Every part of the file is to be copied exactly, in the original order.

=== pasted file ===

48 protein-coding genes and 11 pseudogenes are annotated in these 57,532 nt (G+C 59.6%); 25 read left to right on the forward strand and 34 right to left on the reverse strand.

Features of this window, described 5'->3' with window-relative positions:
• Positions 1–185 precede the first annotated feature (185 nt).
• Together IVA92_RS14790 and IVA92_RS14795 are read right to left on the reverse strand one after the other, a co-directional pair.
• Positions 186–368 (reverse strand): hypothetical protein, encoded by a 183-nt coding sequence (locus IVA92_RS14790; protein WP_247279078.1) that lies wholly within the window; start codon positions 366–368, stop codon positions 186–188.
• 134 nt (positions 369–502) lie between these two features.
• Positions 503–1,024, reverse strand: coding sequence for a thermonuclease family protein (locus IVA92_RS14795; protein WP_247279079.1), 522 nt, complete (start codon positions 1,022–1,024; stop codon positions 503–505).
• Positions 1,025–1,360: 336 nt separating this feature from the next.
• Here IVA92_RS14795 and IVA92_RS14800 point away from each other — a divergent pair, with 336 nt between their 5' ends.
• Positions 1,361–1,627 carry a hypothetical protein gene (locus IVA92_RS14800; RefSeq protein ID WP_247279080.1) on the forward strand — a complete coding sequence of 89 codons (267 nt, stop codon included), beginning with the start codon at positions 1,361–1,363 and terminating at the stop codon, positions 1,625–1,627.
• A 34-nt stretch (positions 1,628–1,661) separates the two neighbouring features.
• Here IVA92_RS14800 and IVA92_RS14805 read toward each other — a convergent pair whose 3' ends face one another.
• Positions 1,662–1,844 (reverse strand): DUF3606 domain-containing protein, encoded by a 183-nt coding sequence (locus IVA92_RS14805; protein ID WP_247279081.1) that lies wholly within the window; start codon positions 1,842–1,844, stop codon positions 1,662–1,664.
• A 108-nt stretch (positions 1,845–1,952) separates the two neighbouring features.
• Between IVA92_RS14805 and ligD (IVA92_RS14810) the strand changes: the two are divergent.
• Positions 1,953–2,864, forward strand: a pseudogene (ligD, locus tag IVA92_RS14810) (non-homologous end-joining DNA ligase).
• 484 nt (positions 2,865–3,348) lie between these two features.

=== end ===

48 protein-coding genes and 11 pseudogenes are annotated in these 57,532 nt (G+C 59.6%); 25 read left to right on the forward strand and 34 right to left on the reverse strand.

Features of this window, described 5'->3' with window-relative positions:
• Positions 1–185 precede the first annotated feature (185 nt).
• Together IVA92_RS14790 and IVA92_RS14795 are read right to left on the reverse strand one after the other, a co-directional pair.
• Positions 186–368 (reverse strand): hypothetical protein, encoded by a 183-nt coding sequence (locus IVA92_RS14790; protein WP_247279078.1) that lies wholly within the window; start codon positions 366–368, stop codon positions 186–188.
• 134 nt (positions 369–502) lie between these two features.
• Positions 503–1,024, reverse strand: coding sequence for a thermonuclease family protein (locus IVA92_RS14795; protein WP_247279079.1), 522 nt, complete (start codon positions 1,022–1,024; stop codon positions 503–505).
• Positions 1,025–1,360: 336 nt separating this feature from the next.
• Here IVA92_RS14795 and IVA92_RS14800 point away from each other — a divergent pair, with 336 nt between their 5' ends.
• Positions 1,361–1,627 carry a hypothetical protein gene (locus IVA92_RS14800; RefSeq protein ID WP_247279080.1) on the forward strand — a complete coding sequence of 89 codons (267 nt, stop codon included), beginning with the start codon at positions 1,361–1,363 and terminating at the stop codon, positions 1,625–1,627.
• A 34-nt stretch (positions 1,628–1,661) separates the two neighbouring features.
• Here IVA92_RS14800 and IVA92_RS14805 read toward each other — a convergent pair whose 3' ends face one another.
• Positions 1,662–1,844 (reverse strand): DUF3606 domain-containing protein, encoded by a 183-nt coding sequence (locus IVA92_RS14805; protein ID WP_247279081.1) that lies wholly within the window; start codon positions 1,842–1,844, stop codon positions 1,662–1,664.
• A 108-nt stretch (positions 1,845–1,952) separates the two neighbouring features.
• Between IVA92_RS14805 and ligD (IVA92_RS14810) the strand changes: the two are divergent.
• Positions 1,953–2,864, forward strand: a pseudogene (ligD, locus tag IVA92_RS14810) (non-homologous end-joining DNA ligase).
• 484 nt (positions 2,865–3,348) lie between these two features.